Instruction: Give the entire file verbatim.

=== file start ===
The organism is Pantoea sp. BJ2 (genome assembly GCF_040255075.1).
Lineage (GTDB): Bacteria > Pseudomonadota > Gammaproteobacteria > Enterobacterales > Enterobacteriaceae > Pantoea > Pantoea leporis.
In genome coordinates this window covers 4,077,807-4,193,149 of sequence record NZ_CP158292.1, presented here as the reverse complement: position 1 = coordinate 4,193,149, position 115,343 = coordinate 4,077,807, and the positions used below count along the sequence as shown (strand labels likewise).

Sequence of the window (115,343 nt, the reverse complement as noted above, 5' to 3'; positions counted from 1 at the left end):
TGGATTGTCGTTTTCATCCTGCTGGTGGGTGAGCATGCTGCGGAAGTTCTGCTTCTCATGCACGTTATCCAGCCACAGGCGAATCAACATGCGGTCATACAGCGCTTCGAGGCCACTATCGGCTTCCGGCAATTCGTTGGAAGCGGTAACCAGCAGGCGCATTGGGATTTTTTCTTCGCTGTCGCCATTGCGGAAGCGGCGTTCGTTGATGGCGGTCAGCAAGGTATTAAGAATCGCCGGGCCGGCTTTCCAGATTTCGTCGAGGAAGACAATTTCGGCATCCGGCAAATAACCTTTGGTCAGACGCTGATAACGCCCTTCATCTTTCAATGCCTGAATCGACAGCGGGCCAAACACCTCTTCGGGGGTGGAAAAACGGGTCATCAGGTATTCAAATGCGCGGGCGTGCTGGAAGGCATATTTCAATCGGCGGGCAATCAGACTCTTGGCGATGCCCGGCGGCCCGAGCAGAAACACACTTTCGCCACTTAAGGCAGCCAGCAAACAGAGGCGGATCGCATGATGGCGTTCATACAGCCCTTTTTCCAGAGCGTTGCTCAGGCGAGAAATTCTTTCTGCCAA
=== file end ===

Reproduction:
The organism is Pantoea sp. BJ2 (genome assembly GCF_040255075.1).
Lineage (GTDB): Bacteria > Pseudomonadota > Gammaproteobacteria > Enterobacterales > Enterobacteriaceae > Pantoea > Pantoea leporis.
In genome coordinates this window covers 4,077,807-4,193,149 of sequence record NZ_CP158292.1, presented here as the reverse complement: position 1 = coordinate 4,193,149, position 115,343 = coordinate 4,077,807, and the positions used below count along the sequence as shown (strand labels likewise).

Sequence of the window (115,343 nt, the reverse complement as noted above, 5' to 3'; positions counted from 1 at the left end):
TGGATTGTCGTTTTCATCCTGCTGGTGGGTGAGCATGCTGCGGAAGTTCTGCTTCTCATGCACGTTATCCAGCCACAGGCGAATCAACATGCGGTCATACAGCGCTTCGAGGCCACTATCGGCTTCCGGCAATTCGTTGGAAGCGGTAACCAGCAGGCGCATTGGGATTTTTTCTTCGCTGTCGCCATTGCGGAAGCGGCGTTCGTTGATGGCGGTCAGCAAGGTATTAAGAATCGCCGGGCCGGCTTTCCAGATTTCGTCGAGGAAGACAATTTCGGCATCCGGCAAATAACCTTTGGTCAGACGCTGATAACGCCCTTCATCTTTCAATGCCTGAATCGACAGCGGGCCAAACACCTCTTCGGGGGTGGAAAAACGGGTCATCAGGTATTCAAATGCGCGGGCGTGCTGGAAGGCATATTTCAATCGGCGGGCAATCAGACTCTTGGCGATGCCCGGCGGCCCGAGCAGAAACACACTTTCGCCACTTAAGGCAGCCAGCAAACAGAGGCGGATCGCATGATGGCGTTCATACAGCCCTTTTTCCAGAGCGTTGCTCAGGCGAGAAATTCTTTCTGCCAA